I hope that some people reading this blog have seen the 1965 documentary, Dead Birds. If you haven’t, please try to do so. It’s a very long film, in black and white. I viewed it in a college class many years ago. For me, the big lesson was that the Dani people of highland New Guinea (their territory is now defined as lying within West Papua which belongs to Indonesia) had a relatively civilized way of doing war. The men would get all dressed up with feather and shell ornaments. Then they took up their bows and shields, lined up against their opponents and shot arrows at the opposing line of men until someone was wounded, or perhaps killed.
A modern day almost-dead bird in the Gulf of Mexico. “Dying Baby Egret,” creative commons licensed content from Flickr user MarilynWelch.
Then the war stopped. Right then.
That was my interpretation of a representation: both may be quite distorted. Nonetheless, you have to agree that so-called “tribal warfare,” before the arrival of guns, was not about massive killing, much less annihilation.
But I seem to be the odd duck out. Stuart Kirsch, associate professor of anthropology at the University of Michigan, argues (in “Ethnographic Representation and the Politics of Violence in West Papua,” Critique of Anthropology 30:3-22, 2010) convincingly that the general perception of outsiders is that the Dani and other West Papuans are frighteningly violent — by nature and by culture. War is the central value in their culture. They are simply all about war.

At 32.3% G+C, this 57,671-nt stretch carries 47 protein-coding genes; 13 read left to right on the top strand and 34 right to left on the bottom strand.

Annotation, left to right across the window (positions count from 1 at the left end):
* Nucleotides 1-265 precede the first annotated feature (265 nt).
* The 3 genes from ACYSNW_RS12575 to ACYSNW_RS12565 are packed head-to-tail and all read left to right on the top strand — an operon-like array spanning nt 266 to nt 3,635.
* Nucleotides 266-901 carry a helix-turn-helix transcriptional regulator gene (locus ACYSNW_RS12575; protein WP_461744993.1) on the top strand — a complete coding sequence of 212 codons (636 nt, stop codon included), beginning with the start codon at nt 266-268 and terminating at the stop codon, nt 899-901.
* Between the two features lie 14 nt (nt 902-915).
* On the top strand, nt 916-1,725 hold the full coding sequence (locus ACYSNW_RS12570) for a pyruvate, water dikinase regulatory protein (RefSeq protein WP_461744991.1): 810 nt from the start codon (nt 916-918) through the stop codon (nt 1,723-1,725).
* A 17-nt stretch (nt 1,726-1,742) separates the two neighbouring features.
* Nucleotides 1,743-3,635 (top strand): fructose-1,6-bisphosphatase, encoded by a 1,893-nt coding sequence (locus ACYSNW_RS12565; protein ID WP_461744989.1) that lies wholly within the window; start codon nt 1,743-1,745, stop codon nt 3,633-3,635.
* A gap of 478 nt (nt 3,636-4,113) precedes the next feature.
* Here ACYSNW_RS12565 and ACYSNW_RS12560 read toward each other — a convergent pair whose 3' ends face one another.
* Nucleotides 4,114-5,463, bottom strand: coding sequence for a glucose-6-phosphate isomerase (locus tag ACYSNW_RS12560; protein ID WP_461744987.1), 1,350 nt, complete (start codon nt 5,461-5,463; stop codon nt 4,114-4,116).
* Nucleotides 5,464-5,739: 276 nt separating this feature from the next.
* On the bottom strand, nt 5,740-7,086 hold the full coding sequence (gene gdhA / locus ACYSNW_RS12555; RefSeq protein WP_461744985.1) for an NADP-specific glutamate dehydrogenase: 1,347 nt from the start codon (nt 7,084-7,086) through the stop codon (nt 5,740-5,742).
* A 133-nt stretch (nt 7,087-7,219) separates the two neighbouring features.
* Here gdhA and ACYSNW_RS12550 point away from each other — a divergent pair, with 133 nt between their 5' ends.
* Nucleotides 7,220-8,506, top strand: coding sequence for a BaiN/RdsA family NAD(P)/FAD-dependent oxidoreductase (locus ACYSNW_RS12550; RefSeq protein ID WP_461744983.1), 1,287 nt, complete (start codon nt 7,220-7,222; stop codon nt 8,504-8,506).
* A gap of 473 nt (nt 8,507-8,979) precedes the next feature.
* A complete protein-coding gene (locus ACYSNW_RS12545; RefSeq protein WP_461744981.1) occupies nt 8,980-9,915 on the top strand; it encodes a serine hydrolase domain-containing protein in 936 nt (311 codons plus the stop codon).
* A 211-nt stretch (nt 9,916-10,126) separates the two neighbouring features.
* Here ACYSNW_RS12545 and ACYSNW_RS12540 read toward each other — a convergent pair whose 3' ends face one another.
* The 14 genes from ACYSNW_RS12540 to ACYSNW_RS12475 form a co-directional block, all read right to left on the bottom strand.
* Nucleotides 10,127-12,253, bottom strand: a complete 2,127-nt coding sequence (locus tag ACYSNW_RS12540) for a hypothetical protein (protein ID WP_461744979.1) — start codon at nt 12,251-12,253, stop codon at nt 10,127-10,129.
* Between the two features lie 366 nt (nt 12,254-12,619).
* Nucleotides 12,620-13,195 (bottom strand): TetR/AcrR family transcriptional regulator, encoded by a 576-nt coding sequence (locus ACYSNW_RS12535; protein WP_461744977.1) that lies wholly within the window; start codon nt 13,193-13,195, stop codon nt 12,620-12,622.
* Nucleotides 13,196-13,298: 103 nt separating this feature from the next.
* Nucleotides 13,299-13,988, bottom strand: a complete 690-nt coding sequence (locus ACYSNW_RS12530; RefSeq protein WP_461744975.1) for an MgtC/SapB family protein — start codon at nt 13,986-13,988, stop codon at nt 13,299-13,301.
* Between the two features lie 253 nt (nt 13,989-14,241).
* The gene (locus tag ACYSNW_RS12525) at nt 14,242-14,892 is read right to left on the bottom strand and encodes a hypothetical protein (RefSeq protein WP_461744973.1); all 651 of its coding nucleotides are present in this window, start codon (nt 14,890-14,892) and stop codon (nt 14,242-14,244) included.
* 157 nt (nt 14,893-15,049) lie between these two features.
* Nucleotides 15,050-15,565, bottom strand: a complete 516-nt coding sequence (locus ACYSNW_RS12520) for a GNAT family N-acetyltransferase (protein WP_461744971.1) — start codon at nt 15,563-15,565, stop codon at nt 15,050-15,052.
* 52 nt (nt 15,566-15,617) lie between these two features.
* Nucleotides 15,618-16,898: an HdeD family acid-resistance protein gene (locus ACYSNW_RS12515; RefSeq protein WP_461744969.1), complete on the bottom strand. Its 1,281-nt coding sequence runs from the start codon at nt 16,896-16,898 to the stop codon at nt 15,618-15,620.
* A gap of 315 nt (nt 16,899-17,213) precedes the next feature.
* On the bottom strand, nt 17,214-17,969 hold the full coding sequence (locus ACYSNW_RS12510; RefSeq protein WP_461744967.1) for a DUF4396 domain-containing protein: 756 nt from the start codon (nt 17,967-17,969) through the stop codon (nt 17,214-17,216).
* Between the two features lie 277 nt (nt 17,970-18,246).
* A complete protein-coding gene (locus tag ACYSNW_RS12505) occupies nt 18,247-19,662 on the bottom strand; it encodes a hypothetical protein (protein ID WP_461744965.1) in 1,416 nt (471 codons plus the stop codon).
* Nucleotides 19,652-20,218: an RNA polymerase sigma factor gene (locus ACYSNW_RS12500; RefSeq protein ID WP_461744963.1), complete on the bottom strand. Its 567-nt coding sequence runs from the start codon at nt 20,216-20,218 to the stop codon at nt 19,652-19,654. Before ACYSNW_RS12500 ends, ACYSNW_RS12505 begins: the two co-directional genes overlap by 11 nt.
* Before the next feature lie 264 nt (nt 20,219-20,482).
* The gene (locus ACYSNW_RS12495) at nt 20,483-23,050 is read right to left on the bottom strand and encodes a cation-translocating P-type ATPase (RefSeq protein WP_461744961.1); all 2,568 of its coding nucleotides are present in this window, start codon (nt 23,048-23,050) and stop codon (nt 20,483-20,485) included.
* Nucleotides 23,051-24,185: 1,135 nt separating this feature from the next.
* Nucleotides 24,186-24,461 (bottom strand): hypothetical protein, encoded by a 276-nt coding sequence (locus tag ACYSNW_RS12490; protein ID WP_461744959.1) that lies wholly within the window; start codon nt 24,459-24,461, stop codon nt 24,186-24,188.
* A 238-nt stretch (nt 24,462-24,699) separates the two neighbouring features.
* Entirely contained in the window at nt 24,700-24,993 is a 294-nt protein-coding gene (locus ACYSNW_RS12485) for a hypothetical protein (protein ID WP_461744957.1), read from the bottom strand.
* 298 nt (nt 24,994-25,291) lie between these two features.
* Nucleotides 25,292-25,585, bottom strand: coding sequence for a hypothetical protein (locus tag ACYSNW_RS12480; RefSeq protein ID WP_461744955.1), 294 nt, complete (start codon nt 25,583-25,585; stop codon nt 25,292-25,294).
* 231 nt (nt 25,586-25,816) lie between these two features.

This image justified the Dutch colonial presence: West Papuans needed pacification.
It fosters a thriving industry of extreme tourism “in which Euro-Americans pay thousands of dollars to participate in staged encounters with lost tribes.”
Now there is a new kind of war going on.
The story today is about international mining. Colonialists of our time, the multinationals have made and continue to make huge profits from exploiting the riches of West Papua. These companies, if called into question, can hire top lawyers to protect their interests. They can curry favor with politicians. They can win support from the military.
But the West Papuans, now, have more than bows and arrows, though their arsenal is still small by comparison with that of the big companies. They are organizing and enlisting international political support against the depredations of the mining companies. They are using an indigenous concept, merdeka (freedom) to express their wish for both regional autonomy and social justice.
Starting with the intrusion of the Dutch and continuing to today’s Indonesian control, many West Papuans have suffered from a politics of violence that makes the ritual warfare of Dead Birds look like child’s play.
If one were to film a documentary of conflict in West Papua today, the line-up would be very different from that depicted in Dead Birds. The mining companies would have a star role. Their employees are dressed up nicely. But they don’t stop shooting after wounding just one person.